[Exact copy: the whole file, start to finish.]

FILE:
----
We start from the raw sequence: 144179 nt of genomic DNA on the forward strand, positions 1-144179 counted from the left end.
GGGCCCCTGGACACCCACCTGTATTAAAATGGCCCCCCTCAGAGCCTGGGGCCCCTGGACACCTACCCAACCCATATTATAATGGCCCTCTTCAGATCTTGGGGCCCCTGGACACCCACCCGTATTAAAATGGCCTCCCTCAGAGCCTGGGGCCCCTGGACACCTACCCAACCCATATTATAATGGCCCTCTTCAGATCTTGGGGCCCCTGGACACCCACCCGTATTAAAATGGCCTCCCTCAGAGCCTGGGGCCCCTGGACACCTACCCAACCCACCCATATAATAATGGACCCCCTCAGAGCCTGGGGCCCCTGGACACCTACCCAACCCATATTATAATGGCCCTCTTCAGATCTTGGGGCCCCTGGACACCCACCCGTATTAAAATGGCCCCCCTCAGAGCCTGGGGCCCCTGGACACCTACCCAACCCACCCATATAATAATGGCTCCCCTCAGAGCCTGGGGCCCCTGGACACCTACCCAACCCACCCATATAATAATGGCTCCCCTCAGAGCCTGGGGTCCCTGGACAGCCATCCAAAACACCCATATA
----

We start from the raw sequence: 144179 nt of genomic DNA on the forward strand, positions 1-144179 counted from the left end.
GGGCCCCTGGACACCCACCTGTATTAAAATGGCCCCCCTCAGAGCCTGGGGCCCCTGGACACCTACCCAACCCATATTATAATGGCCCTCTTCAGATCTTGGGGCCCCTGGACACCCACCCGTATTAAAATGGCCTCCCTCAGAGCCTGGGGCCCCTGGACACCTACCCAACCCATATTATAATGGCCCTCTTCAGATCTTGGGGCCCCTGGACACCCACCCGTATTAAAATGGCCTCCCTCAGAGCCTGGGGCCCCTGGACACCTACCCAACCCACCCATATAATAATGGACCCCCTCAGAGCCTGGGGCCCCTGGACACCTACCCAACCCATATTATAATGGCCCTCTTCAGATCTTGGGGCCCCTGGACACCCACCCGTATTAAAATGGCCCCCCTCAGAGCCTGGGGCCCCTGGACACCTACCCAACCCACCCATATAATAATGGCTCCCCTCAGAGCCTGGGGCCCCTGGACACCTACCCAACCCACCCATATAATAATGGCTCCCCTCAGAGCCTGGGGTCCCTGGACAGCCATCCAAAACACCCATATA